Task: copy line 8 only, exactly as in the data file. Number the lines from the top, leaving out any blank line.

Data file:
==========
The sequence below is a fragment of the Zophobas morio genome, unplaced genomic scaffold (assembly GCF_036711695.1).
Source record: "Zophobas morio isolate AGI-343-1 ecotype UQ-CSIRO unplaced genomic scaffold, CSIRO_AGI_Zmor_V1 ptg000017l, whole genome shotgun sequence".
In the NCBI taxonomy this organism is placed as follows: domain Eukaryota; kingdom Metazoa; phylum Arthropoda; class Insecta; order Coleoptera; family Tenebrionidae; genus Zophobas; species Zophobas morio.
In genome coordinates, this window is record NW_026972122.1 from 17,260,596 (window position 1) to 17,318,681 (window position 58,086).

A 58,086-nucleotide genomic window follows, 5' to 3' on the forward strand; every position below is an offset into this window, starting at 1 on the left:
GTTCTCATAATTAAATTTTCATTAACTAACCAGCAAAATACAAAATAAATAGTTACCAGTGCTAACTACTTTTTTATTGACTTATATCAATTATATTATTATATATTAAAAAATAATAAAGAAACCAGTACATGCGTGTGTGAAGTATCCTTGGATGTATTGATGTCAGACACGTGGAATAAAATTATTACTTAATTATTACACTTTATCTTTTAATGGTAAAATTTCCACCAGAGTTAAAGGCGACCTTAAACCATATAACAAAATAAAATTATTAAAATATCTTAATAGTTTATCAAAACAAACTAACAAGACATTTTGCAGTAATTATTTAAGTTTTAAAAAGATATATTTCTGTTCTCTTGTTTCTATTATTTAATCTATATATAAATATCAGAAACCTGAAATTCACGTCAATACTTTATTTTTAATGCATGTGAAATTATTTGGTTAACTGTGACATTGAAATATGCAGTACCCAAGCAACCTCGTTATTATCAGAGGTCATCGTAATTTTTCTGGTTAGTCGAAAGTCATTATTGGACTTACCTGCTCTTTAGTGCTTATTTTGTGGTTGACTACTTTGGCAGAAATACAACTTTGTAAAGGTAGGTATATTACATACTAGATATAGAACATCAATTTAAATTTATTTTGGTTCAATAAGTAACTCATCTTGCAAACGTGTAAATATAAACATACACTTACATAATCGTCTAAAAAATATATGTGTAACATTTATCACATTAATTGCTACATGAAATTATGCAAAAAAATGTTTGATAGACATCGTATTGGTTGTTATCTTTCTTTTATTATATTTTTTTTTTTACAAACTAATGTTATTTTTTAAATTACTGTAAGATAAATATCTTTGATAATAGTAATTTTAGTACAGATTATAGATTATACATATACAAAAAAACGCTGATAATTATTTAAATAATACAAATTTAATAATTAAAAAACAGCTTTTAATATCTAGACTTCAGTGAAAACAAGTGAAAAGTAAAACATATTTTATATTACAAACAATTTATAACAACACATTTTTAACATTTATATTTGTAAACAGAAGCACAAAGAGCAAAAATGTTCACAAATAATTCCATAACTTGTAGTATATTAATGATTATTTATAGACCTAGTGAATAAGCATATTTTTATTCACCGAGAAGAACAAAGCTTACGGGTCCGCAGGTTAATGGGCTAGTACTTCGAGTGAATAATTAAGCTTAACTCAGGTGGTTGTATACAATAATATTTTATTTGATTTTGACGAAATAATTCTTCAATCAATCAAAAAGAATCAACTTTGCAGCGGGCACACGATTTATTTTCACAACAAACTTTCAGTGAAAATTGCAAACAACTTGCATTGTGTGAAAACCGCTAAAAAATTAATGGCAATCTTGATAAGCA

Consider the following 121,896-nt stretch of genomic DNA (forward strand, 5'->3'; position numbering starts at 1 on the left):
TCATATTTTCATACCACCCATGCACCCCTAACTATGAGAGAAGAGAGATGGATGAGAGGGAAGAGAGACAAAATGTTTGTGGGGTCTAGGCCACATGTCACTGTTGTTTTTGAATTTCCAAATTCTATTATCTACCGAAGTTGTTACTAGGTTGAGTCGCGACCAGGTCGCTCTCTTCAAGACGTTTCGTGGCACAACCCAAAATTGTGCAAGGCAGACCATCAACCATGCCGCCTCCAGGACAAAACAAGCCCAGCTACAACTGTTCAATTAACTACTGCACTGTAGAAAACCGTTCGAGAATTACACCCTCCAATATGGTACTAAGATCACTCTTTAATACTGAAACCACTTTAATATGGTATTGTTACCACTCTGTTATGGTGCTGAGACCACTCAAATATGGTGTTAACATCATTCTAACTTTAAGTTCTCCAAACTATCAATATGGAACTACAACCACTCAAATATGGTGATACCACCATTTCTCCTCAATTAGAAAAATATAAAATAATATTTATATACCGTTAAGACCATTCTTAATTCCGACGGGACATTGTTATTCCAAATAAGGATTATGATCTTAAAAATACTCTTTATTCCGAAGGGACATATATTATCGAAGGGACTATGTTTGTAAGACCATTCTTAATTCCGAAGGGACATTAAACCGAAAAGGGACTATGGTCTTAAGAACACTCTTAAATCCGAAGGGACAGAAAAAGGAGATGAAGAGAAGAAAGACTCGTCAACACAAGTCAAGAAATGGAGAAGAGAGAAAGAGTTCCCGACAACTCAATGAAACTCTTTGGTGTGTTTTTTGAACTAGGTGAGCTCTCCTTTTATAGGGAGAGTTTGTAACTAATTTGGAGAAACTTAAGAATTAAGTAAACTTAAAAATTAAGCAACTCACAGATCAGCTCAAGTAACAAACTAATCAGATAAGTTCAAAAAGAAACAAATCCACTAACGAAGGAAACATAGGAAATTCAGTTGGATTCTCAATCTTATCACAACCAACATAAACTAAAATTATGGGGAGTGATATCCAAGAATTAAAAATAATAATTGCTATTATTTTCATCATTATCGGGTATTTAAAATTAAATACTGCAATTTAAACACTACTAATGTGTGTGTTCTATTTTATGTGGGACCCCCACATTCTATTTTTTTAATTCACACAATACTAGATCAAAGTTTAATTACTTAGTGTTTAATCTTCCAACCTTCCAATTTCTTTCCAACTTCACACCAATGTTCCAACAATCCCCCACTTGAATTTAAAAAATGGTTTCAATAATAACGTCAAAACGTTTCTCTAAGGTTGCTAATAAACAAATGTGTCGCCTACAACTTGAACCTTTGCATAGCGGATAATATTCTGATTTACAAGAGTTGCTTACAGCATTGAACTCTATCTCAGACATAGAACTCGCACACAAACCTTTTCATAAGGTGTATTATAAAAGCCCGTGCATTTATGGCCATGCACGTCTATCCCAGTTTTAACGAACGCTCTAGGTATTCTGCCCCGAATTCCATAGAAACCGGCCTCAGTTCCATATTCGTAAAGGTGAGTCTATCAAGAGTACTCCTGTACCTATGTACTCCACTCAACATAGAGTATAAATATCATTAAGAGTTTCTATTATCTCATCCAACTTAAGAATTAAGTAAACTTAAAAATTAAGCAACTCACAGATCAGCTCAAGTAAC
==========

TCATATTTTCATACCACCCATGCACCCCTAACTATGAGAGAAGAGAGATGGATGAGAGGGAAGAGAGACAAAATGTTTGTGGGGTCTAGGCCACATGTCACTGTTGTTTTTGAATTTCCAAATTCTATTATCTACCGAAGTTGTTACTAGGTTGAGTCGCGACCAGGTCGCTCTCTTCAAGACGTTTCGTGGCACAACCCAAAATTGTGCAAGGCAGACCATCAACCATGCCGCCTCCAGGACAAAACAAGCCCAGCTACAACTGTTCAATTAACTACTGCACTGTAGAAAACCGTTCGAGAATTACACCCTCCAATATGGTACTAAGATCACTCTTTAATACTGAAACCACTTTAATATGGTATTGTTACCACTCTGTTATGGTGCTGAGACCACTCAAATATGGTGTTAACATCATTCTAACTTTAAGTTCTCCAAACTATCAATATGGAACTACAACCACTCAAATATGGTGATACCACCATTTCTCCTCAATTAGAAAAATATAAAATAATATTTATATACCGTTAAGACCATTCTTAATTCCGACGGGACATTGTTATTCCAAATAAGGATTATGATCTTAAAAATACTCTTTATTCCGAAGGGACATATATTATCGAAGGGACTATGTTTGTAAGACCATTCTTAATTCCGAAGGGACATTAAACCGAAAAGGGACTATGGTCTTAAGAACACTCTTAAATCCGAAGGGACAGAAAAAGGAGATGAAGAGAAGAAAGACTCGTCAACACAAGTCAAGAAATGGAGAAGAGAGAAAGAGTTCCCGACAACTCAATGAAACTCTTTGGTGTGTTTTTTGAACTAGGTGAGCTCTCCTTTTATAGGGAGAGTTTGTAACTAATTTGGAGAAACTTAAGAATTAAGTAAACTTAAAAATTAAGCAACTCACAGATCAGCTCAAGTAACAAACTAATCAGATAAGTTCAAAAAGAAACAAATCCACTAACGAAGGAAACATAGGAAATTCAGTTGGATTCTCAATCTTATCACAACCAACATAAACTAAAATTATGGGGAGTGATATCCAAGAATTAAAAATAATAATTGCTATTATTTTCATCATTATCGGGTATTTAAAATTAAATACTGCAATTTAAACACTACTAATGTGTGTGTTCTATTTTATGTGGGACCCCCACATTCTATTTTTTTAATTCACACAATACTAGATCAAAGTTTAATTACTTAGTGTTTAATCTTCCAACCTTCCAATTTCTTTCCAACTTCACACCAATGTTCCAACAATCCCCCACTTGAATTTAAAAAATGGTTTCAATAATAACGTCAAAACGTTTCTCTAAGGTTGCTAATAAACAAATGTGTCGCCTACAACTTGAACCTTTGCATAGCGGATAATATTCTGATTTACAAGAGTTGCTTACAGCATTGAACTCTATCTCAGACATAGAACTCGCACACAAACCTTTTCATAAGGTGTATTATAAAAGCCCGTGCATTTATGGCCATGCACGTCTATCCCAGTTTTAACGAACGCTCTAGGTATTCTGCCCCGAATTCCATAGAAACCGGCCTCAGTTCCATATTCGTAAAGGTGAGTCTATCAAGAGTACTCCTGTACCTATGTACTCCACTCAACATAGAGTATAAATATCATTAAGAGTTTCTATTATCTCATCCAACTTAAGAATTAAGTAAACTTAAAAATTAAGCAACTCACAGATCAGCTCAAGTAAC